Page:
We warned last year that Seattle’s ill-advised gun tax—$25 for every firearm and 5¢ per round of ammunition sold in the city—would drive both merchants and customers out of the city, causing a loss of tax revenue.
Now a report in The Seattle Times indicates we were right, as the new tax brought in less than half of the revenue promoters had predicted.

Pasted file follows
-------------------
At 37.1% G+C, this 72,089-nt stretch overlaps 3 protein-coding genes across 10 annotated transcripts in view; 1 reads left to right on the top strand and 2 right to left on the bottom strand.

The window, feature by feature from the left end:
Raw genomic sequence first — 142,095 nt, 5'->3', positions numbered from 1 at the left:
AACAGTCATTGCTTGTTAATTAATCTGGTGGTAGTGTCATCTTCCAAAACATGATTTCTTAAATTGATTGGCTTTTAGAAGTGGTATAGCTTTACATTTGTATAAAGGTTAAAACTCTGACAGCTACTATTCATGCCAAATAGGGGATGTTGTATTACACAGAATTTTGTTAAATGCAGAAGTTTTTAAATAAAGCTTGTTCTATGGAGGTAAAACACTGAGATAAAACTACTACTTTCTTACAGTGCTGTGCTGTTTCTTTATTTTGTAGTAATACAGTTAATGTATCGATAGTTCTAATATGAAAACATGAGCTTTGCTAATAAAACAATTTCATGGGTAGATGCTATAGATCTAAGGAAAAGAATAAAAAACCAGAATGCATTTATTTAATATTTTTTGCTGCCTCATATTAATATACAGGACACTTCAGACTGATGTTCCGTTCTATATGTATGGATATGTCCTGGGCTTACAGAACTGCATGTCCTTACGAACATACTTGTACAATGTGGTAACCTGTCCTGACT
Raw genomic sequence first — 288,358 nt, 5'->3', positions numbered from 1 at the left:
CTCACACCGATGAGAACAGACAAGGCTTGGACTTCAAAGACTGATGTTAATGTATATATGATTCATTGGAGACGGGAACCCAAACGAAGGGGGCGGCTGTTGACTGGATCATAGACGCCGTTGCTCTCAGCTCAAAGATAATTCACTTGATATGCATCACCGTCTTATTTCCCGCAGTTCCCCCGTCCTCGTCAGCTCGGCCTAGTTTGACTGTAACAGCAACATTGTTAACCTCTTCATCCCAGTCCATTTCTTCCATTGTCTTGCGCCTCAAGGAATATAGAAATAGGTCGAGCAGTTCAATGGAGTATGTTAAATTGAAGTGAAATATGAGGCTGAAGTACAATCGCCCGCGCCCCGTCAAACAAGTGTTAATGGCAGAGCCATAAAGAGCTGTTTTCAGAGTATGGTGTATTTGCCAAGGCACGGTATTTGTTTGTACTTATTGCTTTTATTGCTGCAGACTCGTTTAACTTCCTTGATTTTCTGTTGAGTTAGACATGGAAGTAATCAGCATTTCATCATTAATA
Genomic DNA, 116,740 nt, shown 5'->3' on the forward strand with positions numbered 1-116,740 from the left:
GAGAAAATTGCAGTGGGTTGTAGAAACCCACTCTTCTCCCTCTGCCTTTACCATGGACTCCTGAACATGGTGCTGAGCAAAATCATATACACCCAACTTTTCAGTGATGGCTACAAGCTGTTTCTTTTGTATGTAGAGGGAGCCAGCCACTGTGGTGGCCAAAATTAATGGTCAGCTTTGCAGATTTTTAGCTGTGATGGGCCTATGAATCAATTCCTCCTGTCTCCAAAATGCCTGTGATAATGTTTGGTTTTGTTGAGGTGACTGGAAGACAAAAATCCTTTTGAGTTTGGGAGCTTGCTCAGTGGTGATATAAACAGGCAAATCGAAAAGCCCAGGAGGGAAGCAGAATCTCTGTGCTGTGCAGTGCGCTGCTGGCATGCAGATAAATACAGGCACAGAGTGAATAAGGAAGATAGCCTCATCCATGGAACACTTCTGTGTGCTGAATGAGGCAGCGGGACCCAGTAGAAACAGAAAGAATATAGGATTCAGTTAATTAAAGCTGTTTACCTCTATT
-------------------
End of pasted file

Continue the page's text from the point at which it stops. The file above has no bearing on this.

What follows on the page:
According to the Times, firearm and ammo tax payments to the city were less than $200,000, far below the $300,000 to $500,000 promised by those promoting the tax. (Of course, “less than $200,000” could mean a lot less; they don’t say.) At the same time, gun and ammo sellers moved to other locations outside the city where customers could buy their wares without paying the exorbitant tax.
The low revenue revealed by the Times is even more evidence that gun-hating politicians passed the law not to raise money, but to try to depress firearm and ammo sales.